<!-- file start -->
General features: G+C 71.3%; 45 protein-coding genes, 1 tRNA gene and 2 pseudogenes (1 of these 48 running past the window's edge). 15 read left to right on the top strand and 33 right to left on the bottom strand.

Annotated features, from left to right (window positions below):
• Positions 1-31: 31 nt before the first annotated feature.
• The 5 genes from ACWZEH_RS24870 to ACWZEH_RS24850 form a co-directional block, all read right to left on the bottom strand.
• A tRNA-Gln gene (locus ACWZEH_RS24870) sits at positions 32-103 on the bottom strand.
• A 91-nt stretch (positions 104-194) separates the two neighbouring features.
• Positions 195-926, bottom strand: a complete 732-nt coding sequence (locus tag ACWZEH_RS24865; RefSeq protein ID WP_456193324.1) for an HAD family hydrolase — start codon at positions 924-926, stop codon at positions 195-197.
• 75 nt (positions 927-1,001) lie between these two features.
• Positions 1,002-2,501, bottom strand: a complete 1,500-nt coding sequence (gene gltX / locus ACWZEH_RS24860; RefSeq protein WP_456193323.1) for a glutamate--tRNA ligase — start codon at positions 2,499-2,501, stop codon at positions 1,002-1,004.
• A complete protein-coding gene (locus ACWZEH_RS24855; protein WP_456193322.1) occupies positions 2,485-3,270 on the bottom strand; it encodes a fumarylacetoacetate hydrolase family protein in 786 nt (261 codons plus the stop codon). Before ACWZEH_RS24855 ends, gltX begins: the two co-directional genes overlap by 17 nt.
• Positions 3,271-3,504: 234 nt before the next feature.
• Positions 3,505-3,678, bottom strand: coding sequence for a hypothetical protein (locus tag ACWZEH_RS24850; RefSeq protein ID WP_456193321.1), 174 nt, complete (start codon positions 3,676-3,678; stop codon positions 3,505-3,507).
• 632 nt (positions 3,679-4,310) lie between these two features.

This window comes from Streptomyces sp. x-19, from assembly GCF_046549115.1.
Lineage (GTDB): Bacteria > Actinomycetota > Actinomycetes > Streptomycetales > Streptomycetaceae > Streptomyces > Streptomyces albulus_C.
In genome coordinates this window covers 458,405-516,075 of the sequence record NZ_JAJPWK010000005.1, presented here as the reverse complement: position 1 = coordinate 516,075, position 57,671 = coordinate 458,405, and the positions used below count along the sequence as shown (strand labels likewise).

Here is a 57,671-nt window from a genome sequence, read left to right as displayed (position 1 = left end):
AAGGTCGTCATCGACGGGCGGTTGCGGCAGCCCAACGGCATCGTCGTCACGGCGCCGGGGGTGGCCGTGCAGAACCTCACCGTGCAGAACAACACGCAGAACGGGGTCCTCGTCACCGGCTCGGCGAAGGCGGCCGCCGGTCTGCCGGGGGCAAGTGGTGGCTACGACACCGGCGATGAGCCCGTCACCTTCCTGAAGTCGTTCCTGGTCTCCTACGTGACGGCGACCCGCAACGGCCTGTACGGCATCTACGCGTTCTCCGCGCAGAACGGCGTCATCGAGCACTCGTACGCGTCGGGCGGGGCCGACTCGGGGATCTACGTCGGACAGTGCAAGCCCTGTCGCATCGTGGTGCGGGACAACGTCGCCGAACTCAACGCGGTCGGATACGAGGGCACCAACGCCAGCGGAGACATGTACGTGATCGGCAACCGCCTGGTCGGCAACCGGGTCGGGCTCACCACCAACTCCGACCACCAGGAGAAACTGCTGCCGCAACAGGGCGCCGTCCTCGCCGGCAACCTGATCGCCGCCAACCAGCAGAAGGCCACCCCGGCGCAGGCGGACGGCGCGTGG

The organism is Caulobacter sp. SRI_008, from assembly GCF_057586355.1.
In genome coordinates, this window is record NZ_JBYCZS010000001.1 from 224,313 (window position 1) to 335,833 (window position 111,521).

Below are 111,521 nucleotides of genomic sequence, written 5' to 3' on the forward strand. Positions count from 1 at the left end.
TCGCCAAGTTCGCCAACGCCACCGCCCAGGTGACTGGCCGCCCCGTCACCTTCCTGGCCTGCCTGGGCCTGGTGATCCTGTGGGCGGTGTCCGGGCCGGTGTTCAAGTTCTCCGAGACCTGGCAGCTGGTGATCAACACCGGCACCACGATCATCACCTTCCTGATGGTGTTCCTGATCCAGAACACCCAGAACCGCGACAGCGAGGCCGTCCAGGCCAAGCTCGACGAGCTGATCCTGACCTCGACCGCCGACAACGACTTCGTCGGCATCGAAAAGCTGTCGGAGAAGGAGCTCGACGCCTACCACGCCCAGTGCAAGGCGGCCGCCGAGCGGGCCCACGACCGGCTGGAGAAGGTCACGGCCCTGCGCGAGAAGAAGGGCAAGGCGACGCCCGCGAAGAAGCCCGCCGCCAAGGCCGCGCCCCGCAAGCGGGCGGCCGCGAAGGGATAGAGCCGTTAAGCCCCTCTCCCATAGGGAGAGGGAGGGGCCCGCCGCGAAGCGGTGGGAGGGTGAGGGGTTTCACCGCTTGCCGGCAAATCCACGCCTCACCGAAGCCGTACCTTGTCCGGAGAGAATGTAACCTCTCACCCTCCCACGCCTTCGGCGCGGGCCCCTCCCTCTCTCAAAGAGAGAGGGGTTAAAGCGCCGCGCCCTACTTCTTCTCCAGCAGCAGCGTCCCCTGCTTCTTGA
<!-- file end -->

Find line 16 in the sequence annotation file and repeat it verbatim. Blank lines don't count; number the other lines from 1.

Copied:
In genome coordinates this window covers 458,405-516,075 of the sequence record NZ_JAJPWK010000005.1, presented here as the reverse complement: position 1 = coordinate 516,075, position 57,671 = coordinate 458,405, and the positions used below count along the sequence as shown (strand labels likewise).